Thought suppression failures in combat PTSD: A cognitive load hypothesis

Department of Psychiatry, Yale University, New Haven, CT 06511, USA.
Behaviour Research and Therapy (Impact Factor: 3.85). 10/2009; 47(9):744-51. DOI: 10.1016/j.brat.2009.06.006
Source: PubMed


The present study investigated the relation between thought suppression of emotionally neutral content [i.e., Wegner's (1994) "white bear"], incidental traumatic thought intrusion, and skin conductance responses in combat-related Posttraumatic Stress Disorder (PTSD). Participants included service members who either: a) had PTSD following an Operation Iraqi Freedom deployment; b) were free of psychiatric diagnosis following deployment (Combat Equivalent), or c) were pre-deployed and without psychiatric diagnosis (Pre-Deployed). PTSD Service Members reported the greatest intrusion of combat thoughts during the suppression task and demonstrated a post-suppression rebound effect with a neutral thought. Non-specific skin conductance responses indicated that the suppression task was related to similar levels of increased sympathetic activity for both the PTSD and Pre-Deployed groups, whereas the Combat Equivalent group showed no increased activation during thought suppression. Intrusive traumatic thoughts combined with failures in neutral thought suppression may be a consequence of increased cognitive load in PTSD.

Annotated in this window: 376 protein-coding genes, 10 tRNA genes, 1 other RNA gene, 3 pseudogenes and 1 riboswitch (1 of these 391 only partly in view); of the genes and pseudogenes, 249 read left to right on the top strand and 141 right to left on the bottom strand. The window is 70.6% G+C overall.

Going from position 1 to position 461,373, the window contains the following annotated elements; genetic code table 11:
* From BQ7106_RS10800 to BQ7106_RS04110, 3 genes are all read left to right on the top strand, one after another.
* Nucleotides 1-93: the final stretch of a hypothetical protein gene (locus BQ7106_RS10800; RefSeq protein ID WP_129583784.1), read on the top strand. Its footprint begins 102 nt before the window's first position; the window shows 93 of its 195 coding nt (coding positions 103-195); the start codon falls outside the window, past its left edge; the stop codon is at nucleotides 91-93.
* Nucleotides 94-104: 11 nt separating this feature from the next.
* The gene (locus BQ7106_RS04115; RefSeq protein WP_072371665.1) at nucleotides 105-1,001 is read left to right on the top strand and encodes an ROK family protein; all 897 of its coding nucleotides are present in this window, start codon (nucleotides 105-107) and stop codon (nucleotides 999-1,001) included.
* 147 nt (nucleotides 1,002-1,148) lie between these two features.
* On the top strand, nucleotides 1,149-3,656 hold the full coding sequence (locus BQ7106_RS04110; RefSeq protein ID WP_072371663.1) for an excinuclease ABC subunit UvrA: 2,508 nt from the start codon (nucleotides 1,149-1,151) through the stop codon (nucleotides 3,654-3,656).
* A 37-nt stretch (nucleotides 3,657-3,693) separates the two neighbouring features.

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Available from: Douglas C Johnson, Sep 02, 2015
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    • ") (see Figure 3). In another study that instructed participants to suppress neutral information, combat veterans with PTSD had greater combat-trauma related intrusions during attempts to suppress thoughts about a " white bear " than combat veterans without PTSD (Aikins et al., 2009). "
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